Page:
10. Alan Cooper,

    The majority of iPods or any other portable media devices (notice they don’t call them portable music devices) have progressed from just storing music to storing music, video, photos, audio books, files, etc. and is now similar to your described use of CDs for non-music purposes.

    As for being fine with it, will you still think similarly when Access Copyright, BSA, CMPDA/MPAA, SOCAN, ACF, CSCS, DRCC, PACC, ACTRA, AFM, SACD, PGC, SODRAC, and CARCC want their respective levies as well for those other uses outside of music?

  11. Dwight Williams says:

    Make’em share the same levy.

  12. Re: Alan Cooper
    while we’re at it, let’s tax the amount of air you breathe per year, or better yet, throw a $5 tax on toilet paper. Maybe then people would start using the maple leaf to wipe their bottoms with. Not everything should be taxed, especially when industry can easily set the price at the till for this. Tax payers should have to “BAIL OUT” another industry. Let them set the price for their own ass wipes.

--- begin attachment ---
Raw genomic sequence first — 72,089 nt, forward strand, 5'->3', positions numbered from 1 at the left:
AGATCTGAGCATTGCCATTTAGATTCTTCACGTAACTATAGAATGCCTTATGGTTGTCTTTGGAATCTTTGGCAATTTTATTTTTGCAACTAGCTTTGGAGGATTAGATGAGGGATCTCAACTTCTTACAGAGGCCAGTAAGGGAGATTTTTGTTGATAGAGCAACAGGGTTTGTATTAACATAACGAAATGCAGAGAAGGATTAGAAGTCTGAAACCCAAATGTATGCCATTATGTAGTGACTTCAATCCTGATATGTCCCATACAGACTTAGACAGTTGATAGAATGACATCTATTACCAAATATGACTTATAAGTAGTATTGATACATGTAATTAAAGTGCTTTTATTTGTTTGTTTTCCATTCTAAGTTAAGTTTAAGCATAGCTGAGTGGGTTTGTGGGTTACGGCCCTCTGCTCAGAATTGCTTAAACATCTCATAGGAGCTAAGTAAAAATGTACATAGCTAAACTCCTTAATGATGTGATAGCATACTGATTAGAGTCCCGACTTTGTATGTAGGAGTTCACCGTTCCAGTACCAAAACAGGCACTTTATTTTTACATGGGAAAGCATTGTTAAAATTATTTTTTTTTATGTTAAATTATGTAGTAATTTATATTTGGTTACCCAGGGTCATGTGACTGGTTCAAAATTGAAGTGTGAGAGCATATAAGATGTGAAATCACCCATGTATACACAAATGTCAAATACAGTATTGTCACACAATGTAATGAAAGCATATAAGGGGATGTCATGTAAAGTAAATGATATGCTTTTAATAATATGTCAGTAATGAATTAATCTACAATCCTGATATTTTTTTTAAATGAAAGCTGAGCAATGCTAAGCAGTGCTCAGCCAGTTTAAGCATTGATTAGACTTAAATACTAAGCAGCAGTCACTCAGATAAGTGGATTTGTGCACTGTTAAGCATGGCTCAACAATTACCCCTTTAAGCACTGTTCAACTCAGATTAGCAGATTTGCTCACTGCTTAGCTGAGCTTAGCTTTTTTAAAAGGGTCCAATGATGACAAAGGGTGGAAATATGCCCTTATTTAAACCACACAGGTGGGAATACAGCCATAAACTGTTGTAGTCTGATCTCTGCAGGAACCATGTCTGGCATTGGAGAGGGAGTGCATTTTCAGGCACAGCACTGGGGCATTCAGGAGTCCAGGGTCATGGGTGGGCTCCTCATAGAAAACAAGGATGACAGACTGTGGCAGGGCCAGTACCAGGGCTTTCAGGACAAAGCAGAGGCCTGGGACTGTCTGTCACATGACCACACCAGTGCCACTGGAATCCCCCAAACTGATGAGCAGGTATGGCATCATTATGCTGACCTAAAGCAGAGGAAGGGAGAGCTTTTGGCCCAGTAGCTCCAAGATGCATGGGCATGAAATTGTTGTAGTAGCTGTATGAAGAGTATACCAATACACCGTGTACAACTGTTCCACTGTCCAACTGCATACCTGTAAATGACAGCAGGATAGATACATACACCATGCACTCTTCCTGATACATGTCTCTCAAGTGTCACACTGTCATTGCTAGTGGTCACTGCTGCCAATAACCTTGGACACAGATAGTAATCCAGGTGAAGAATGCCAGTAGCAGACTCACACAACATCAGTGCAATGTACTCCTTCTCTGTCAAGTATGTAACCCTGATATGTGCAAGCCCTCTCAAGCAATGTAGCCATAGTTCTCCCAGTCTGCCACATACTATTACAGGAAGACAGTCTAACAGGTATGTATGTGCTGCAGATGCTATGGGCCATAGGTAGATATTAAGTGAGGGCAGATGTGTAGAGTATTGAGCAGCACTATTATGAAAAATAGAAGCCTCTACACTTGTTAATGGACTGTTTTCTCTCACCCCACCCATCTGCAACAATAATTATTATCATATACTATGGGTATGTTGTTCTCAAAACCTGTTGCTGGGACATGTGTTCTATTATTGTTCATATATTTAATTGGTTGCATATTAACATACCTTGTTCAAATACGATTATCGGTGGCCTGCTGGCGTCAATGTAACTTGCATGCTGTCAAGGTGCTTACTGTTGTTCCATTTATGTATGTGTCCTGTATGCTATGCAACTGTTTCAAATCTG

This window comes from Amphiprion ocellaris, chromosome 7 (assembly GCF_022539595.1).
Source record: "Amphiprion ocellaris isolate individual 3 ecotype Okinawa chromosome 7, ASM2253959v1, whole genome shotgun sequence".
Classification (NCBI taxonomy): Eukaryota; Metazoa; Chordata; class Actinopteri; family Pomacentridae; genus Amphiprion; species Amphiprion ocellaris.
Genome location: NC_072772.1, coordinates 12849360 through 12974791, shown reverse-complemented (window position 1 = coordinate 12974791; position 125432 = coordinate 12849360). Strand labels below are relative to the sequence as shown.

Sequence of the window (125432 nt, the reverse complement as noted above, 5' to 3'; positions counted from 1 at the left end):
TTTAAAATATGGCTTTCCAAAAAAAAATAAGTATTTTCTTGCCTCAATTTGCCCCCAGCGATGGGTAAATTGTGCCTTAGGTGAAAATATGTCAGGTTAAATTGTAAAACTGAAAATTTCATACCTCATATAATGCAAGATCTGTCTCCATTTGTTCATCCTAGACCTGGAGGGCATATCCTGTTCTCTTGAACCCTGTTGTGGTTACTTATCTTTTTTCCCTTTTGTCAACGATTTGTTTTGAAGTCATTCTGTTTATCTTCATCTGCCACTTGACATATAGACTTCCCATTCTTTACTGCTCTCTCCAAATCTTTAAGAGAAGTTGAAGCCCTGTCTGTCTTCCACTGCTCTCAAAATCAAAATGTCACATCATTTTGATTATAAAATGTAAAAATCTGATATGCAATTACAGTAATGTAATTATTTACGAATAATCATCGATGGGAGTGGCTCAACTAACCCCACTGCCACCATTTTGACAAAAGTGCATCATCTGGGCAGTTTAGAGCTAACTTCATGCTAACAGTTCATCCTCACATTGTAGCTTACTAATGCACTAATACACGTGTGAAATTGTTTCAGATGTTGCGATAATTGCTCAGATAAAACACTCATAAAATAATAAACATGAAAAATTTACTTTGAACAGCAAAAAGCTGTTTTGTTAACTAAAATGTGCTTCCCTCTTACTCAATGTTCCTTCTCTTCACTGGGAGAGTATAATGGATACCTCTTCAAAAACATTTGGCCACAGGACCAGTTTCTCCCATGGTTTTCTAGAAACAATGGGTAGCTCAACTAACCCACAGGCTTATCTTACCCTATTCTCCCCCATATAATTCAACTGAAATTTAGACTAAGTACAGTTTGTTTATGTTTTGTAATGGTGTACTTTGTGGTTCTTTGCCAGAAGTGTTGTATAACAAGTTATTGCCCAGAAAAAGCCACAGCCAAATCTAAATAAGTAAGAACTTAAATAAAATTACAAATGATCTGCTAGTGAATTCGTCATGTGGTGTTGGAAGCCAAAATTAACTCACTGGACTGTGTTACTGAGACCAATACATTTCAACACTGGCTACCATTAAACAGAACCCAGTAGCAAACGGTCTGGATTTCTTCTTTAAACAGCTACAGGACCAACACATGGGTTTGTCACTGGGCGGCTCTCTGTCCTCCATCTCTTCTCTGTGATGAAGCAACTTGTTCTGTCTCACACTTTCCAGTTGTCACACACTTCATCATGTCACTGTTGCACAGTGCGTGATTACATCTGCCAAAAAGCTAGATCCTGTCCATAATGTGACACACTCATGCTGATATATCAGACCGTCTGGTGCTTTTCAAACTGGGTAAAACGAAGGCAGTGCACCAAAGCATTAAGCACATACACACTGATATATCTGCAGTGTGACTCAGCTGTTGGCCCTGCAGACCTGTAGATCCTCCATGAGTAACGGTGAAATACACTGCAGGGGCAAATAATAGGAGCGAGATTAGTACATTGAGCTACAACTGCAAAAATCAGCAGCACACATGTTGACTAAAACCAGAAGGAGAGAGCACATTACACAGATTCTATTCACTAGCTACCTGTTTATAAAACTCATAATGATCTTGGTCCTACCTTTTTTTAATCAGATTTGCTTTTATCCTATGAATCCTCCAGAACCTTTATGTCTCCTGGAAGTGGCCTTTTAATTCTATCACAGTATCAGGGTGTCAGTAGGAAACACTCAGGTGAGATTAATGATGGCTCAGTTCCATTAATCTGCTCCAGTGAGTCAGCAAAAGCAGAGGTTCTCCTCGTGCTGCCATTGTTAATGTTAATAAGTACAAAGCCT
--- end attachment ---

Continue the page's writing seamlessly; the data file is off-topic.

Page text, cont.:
13. correction
    “Tax payers should have to “BAIL OUT” another industry”

    Tax payers SHOULDN’T have to “BAIL OUT” another industry

  14. Alan Cooper says:

    MikeB you seem to be agreeing with me that iPods and “other portable media devices” are similar in use to CDs so it would seem only fair to tax/levy them at the same rate.

    JasonK your argument would make sense if people used toilet paper for copying and distributing other people’s work.

    In case I wsn’t clear enough, my points were that
    1) All digital media types should be treated equally
    2) IF there is a levy to cover the expected value of stored copyright material then there MUST be an option to avoid the levy on a media item by committing to refrain from using it for storage of unlicensed copies.